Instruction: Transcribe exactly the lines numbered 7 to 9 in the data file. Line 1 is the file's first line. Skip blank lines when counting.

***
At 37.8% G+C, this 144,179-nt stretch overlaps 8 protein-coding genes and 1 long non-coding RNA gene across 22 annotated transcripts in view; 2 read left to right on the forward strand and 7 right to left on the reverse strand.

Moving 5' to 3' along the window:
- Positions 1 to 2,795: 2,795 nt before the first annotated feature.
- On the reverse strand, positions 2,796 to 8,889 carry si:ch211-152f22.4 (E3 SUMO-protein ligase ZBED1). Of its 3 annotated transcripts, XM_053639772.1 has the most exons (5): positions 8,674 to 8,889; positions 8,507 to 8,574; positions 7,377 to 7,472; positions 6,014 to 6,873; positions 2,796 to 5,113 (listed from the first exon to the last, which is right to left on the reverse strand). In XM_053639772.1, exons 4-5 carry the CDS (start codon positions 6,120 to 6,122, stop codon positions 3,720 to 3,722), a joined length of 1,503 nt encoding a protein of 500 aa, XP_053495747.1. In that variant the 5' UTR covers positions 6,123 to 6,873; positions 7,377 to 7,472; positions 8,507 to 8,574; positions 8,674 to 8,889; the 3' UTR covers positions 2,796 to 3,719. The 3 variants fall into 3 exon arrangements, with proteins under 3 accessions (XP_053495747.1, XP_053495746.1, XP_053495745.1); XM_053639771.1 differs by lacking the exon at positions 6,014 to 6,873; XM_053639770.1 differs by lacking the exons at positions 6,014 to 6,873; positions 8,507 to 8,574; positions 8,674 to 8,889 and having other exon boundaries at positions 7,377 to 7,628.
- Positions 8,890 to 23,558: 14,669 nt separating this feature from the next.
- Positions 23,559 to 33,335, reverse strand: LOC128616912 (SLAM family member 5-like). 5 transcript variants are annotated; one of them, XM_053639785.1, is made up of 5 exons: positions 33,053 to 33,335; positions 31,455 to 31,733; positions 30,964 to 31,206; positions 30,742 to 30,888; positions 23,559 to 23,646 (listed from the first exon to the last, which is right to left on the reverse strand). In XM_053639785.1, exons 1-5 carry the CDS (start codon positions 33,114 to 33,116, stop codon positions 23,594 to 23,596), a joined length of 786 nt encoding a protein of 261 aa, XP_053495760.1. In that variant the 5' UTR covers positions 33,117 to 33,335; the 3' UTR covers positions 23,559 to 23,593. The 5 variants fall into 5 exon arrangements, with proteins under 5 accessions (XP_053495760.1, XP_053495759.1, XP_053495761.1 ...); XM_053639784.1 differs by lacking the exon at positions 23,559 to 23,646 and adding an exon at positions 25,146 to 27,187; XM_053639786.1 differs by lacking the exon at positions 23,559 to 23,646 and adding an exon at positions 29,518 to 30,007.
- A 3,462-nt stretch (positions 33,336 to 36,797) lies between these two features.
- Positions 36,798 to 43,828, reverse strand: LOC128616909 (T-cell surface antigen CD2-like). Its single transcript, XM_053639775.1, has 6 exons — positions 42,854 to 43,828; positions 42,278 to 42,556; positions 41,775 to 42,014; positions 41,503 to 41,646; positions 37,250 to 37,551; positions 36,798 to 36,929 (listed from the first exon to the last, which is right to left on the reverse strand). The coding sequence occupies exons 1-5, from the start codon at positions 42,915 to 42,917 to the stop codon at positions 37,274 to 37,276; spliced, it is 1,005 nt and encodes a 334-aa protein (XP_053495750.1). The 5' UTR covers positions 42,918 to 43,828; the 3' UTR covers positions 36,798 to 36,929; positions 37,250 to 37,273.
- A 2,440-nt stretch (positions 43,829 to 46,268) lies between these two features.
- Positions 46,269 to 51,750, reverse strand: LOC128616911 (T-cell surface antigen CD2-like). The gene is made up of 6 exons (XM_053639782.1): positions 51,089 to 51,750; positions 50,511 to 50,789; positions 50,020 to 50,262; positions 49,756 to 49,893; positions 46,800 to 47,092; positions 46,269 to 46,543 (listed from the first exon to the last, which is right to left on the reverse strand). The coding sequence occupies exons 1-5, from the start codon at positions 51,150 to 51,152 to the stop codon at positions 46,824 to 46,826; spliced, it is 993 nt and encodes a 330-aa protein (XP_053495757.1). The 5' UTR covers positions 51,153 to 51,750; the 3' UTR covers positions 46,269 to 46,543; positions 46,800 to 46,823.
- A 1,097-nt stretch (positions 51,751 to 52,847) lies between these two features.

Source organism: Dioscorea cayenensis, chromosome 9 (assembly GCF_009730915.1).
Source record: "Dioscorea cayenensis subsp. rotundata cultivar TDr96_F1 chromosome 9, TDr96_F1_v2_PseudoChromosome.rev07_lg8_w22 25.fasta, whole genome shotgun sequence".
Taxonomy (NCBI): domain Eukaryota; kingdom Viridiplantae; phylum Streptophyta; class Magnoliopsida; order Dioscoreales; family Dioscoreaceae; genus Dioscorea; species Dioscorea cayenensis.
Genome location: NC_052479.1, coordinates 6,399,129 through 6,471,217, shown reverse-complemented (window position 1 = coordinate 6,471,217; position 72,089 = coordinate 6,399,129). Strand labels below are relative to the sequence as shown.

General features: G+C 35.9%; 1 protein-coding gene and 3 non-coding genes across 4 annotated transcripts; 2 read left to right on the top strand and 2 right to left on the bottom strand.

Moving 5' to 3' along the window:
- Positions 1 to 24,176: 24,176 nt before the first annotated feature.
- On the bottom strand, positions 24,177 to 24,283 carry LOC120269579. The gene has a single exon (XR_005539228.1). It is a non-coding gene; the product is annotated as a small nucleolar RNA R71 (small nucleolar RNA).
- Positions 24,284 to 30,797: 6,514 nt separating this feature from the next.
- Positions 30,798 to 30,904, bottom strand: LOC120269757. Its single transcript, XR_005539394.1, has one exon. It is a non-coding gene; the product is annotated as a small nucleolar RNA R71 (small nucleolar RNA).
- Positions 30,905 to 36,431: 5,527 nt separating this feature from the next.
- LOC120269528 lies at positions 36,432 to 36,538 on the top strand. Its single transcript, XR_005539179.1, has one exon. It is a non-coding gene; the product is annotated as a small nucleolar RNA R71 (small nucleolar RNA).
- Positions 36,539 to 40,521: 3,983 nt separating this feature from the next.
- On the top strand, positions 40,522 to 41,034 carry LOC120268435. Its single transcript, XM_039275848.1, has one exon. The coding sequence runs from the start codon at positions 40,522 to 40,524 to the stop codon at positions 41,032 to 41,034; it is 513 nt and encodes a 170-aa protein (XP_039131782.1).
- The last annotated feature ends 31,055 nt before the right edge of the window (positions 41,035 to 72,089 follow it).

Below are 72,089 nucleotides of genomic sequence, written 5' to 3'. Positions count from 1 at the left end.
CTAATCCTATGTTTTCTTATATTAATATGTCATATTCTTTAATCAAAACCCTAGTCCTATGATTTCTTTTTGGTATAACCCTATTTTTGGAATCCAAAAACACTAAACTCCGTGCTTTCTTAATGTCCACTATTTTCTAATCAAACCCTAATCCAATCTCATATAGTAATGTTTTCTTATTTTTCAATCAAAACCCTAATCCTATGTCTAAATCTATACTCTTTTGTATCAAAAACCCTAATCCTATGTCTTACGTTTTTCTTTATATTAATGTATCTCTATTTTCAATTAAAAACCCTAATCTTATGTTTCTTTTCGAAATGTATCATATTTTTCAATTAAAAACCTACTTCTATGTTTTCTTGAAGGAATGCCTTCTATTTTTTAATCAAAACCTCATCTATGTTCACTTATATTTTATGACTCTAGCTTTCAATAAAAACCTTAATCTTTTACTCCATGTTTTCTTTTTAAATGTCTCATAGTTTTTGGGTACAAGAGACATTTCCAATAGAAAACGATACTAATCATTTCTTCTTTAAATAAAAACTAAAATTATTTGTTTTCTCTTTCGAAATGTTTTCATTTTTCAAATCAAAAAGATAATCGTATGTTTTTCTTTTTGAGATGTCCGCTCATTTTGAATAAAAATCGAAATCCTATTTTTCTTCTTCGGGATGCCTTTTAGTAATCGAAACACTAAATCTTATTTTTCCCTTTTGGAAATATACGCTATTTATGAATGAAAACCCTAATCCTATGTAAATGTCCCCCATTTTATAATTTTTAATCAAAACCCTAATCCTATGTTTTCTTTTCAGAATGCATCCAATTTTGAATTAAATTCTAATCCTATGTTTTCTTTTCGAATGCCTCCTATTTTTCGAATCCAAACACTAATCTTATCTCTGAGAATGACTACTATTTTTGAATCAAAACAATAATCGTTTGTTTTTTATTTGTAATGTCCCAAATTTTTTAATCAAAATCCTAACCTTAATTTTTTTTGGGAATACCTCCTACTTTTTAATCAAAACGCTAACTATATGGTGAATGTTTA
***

- A 3,462-nt stretch (positions 33,336 to 36,797) lies between these two features.
- Positions 36,798 to 43,828, reverse strand: LOC128616909 (T-cell surface antigen CD2-like). Its single transcript, XM_053639775.1, has 6 exons — positions 42,854 to 43,828; positions 42,278 to 42,556; positions 41,775 to 42,014; positions 41,503 to 41,646; positions 37,250 to 37,551; positions 36,798 to 36,929 (listed from the first exon to the last, which is right to left on the reverse strand). The coding sequence occupies exons 1-5, from the start codon at positions 42,915 to 42,917 to the stop codon at positions 37,274 to 37,276; spliced, it is 1,005 nt and encodes a 334-aa protein (XP_053495750.1). The 5' UTR covers positions 42,918 to 43,828; the 3' UTR covers positions 36,798 to 36,929; positions 37,250 to 37,273.
- A 2,440-nt stretch (positions 43,829 to 46,268) lies between these two features.